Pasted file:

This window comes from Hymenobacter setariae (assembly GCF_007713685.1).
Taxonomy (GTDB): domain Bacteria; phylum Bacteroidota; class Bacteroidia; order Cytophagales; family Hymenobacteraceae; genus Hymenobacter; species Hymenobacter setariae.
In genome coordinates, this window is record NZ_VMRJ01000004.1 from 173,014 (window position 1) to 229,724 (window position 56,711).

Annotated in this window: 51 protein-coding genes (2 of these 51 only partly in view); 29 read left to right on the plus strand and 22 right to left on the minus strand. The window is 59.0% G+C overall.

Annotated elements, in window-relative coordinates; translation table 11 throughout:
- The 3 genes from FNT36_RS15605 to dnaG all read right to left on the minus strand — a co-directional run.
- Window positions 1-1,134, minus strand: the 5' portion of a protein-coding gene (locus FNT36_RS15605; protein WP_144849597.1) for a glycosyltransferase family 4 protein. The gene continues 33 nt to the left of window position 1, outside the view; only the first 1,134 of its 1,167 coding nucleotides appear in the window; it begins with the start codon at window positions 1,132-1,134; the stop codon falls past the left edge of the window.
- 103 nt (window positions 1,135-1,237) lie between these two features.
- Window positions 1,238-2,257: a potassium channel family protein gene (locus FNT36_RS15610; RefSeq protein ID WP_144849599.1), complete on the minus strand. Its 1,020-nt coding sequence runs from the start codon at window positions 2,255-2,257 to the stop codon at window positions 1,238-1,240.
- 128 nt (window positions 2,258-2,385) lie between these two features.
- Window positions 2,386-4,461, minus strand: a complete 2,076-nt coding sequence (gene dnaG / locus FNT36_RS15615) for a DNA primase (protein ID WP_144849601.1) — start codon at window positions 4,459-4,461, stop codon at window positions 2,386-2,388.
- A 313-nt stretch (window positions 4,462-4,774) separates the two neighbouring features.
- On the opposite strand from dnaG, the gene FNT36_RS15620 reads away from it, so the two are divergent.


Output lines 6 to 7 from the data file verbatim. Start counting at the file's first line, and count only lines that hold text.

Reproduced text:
- The 3 genes from FNT36_RS15605 to dnaG all read right to left on the minus strand — a co-directional run.
- Window positions 1-1,134, minus strand: the 5' portion of a protein-coding gene (locus FNT36_RS15605; protein WP_144849597.1) for a glycosyltransferase family 4 protein. The gene continues 33 nt to the left of window position 1, outside the view; only the first 1,134 of its 1,167 coding nucleotides appear in the window; it begins with the start codon at window positions 1,132-1,134; the stop codon falls past the left edge of the window.